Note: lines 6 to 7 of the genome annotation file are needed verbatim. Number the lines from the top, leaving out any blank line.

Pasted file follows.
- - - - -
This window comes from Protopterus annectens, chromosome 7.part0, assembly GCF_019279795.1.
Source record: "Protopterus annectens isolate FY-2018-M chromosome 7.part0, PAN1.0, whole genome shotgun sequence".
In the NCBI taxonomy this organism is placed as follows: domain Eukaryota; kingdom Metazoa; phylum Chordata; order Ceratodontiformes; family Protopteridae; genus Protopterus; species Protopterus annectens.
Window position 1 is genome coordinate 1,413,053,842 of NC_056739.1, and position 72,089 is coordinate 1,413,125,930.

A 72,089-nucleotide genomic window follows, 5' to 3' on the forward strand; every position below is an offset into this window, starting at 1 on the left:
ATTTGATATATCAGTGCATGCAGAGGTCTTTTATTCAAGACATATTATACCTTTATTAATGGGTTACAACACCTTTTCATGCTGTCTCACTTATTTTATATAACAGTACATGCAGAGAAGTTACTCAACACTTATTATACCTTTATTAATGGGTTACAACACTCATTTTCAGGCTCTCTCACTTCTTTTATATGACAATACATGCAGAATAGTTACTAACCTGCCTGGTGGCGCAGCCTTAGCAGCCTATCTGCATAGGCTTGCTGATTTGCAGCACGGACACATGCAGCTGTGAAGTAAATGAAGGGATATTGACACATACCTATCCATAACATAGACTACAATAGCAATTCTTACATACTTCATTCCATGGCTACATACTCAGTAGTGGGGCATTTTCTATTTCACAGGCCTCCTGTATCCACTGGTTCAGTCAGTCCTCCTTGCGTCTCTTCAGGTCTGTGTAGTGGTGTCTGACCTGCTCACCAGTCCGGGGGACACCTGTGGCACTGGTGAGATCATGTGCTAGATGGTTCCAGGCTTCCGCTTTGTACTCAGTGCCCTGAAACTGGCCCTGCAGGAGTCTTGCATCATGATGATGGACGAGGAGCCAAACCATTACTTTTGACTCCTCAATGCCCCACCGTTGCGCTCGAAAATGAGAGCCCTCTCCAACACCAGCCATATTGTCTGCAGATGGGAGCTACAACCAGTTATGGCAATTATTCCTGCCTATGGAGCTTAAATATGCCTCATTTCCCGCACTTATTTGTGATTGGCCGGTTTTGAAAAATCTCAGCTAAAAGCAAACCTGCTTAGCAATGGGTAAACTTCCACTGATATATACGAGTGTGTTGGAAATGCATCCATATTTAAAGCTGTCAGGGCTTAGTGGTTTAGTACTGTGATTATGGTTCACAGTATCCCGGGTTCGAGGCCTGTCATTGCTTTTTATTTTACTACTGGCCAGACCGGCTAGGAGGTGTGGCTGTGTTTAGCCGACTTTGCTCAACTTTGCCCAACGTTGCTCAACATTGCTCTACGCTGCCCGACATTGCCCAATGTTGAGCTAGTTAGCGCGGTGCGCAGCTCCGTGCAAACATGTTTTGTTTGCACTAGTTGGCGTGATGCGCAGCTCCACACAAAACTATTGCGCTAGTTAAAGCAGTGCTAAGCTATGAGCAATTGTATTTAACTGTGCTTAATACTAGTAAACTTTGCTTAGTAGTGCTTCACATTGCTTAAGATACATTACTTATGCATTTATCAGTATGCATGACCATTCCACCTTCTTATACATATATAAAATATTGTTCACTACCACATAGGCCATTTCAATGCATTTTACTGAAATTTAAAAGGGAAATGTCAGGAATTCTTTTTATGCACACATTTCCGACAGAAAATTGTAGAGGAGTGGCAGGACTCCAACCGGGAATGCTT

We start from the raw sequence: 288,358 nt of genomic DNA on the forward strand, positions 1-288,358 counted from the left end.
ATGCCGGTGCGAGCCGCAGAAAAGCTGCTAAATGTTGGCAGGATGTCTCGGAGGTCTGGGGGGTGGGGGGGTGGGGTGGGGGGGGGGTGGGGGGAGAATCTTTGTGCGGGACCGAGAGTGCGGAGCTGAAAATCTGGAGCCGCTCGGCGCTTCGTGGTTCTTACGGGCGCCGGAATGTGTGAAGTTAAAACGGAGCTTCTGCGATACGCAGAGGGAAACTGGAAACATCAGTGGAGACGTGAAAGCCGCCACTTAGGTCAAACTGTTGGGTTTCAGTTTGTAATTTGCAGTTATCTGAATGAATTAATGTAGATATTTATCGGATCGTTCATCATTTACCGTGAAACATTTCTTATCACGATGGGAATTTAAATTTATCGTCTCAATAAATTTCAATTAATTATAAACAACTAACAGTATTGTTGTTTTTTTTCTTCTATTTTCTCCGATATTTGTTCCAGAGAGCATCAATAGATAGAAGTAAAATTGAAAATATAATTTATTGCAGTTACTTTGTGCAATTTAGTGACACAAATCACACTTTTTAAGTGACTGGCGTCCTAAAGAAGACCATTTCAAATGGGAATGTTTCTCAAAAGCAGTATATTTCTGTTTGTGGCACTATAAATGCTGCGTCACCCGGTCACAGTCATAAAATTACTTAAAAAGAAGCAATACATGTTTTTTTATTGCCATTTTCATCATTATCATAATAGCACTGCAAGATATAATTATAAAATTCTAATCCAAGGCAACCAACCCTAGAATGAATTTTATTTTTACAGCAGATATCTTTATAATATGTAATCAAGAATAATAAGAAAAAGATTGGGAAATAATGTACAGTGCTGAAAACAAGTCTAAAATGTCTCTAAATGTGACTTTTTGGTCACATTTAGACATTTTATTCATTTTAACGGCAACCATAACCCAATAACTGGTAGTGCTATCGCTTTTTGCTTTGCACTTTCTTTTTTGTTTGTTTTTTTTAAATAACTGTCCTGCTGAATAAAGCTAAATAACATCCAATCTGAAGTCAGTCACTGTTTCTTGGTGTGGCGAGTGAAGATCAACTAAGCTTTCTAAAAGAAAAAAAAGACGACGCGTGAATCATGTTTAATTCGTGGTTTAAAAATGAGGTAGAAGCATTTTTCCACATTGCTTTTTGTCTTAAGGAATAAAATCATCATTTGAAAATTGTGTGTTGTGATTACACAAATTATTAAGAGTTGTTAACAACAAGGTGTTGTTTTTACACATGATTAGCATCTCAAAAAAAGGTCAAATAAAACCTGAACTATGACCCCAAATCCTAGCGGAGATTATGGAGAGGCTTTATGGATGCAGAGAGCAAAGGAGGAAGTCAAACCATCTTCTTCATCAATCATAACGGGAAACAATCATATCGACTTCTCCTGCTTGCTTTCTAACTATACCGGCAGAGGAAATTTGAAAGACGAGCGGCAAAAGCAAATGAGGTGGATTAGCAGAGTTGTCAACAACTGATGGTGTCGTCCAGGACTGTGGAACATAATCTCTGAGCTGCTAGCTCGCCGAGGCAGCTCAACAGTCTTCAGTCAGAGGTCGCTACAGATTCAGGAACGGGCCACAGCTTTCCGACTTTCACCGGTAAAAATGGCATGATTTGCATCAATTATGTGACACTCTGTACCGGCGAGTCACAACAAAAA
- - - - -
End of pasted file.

ATTTGATATATCAGTGCATGCAGAGGTCTTTTATTCAAGACATATTATACCTTTATTAATGGGTTACAACACCTTTTCATGCTGTCTCACTTATTTTATATAACAGTACATGCAGAGAAGTTACTCAACACTTATTATACCTTTATTAATGGGTTACAACACTCATTTTCAGGCTCTCTCACTTCTTTTATATGACAATACATGCAGAATAGTTACTAACCTGCCTGGTGGCGCAGCCTTAGCAGCCTATCTGCATAGGCTTGCTGATTTGCAGCACGGACACATGCAGCTGTGAAGTAAATGAAGGGATATTGACACATACCTATCCATAACATAGACTACAATAGCAATTCTTACATACTTCATTCCATGGCTACATACTCAGTAGTGGGGCATTTTCTATTTCACAGGCCTCCTGTATCCACTGGTTCAGTCAGTCCTCCTTGCGTCTCTTCAGGTCTGTGTAGTGGTGTCTGACCTGCTCACCAGTCCGGGGGACACCTGTGGCACTGGTGAGATCATGTGCTAGATGGTTCCAGGCTTCCGCTTTGTACTCAGTGCCCTGAAACTGGCCCTGCAGGAGTCTTGCATCATGATGATGGACGAGGAGCCAAACCATTACTTTTGACTCCTCAATGCCCCACCGTTGCGCTCGAAAATGAGAGCCCTCTCCAACACCAGCCATATTGTCTGCAGATGGGAGCTACAACCAGTTATGGCAATTATTCCTGCCTATGGAGCTTAAATATGCCTCATTTCCCGCACTTATTTGTGATTGGCCGGTTTTGAAAAATCTCAGCTAAAAGCAAACCTGCTTAGCAATGGGTAAACTTCCACTGATATATACGAGTGTGTTGGAAATGCATCCATATTTAAAGCTGTCAGGGCTTAGTGGTTTAGTACTGTGATTATGGTTCACAGTATCCCGGGTTCGAGGCCTGTCATTGCTTTTTATTTTACTACTGGCCAGACCGGCTAGGAGGTGTGGCTGTGTTTAGCCGACTTTGCTCAACTTTGCCCAACGTTGCTCAACATTGCTCTACGCTGCCCGACATTGCCCAATGTTGAGCTAGTTAGCGCGGTGCGCAGCTCCGTGCAAACATGTTTTGTTTGCACTAGTTGGCGTGATGCGCAGCTCCACACAAAACTATTGCGCTAGTTAAAGCAGTGCTAAGCTATGAGCAATTGTATTTAACTGTGCTTAATACTAGTAAACTTTGCTTAGTAGTGCTTCACATTGCTTAAGATACATTACTTATGCATTTATCAGTATGCATGACCATTCCACCTTCTTATACATATATAAAATATTGTTCACTACCACATAGGCCATTTCAATGCATTTTACTGAAATTTAAAAGGGAAATGTCAGGAATTCTTTTTATGCACACATTTCCGACAGAAAATTGTAGAGGAGTGGCAGGACTCCAACCGGGAATGCTT

We start from the raw sequence: 288,358 nt of genomic DNA on the forward strand, positions 1-288,358 counted from the left end.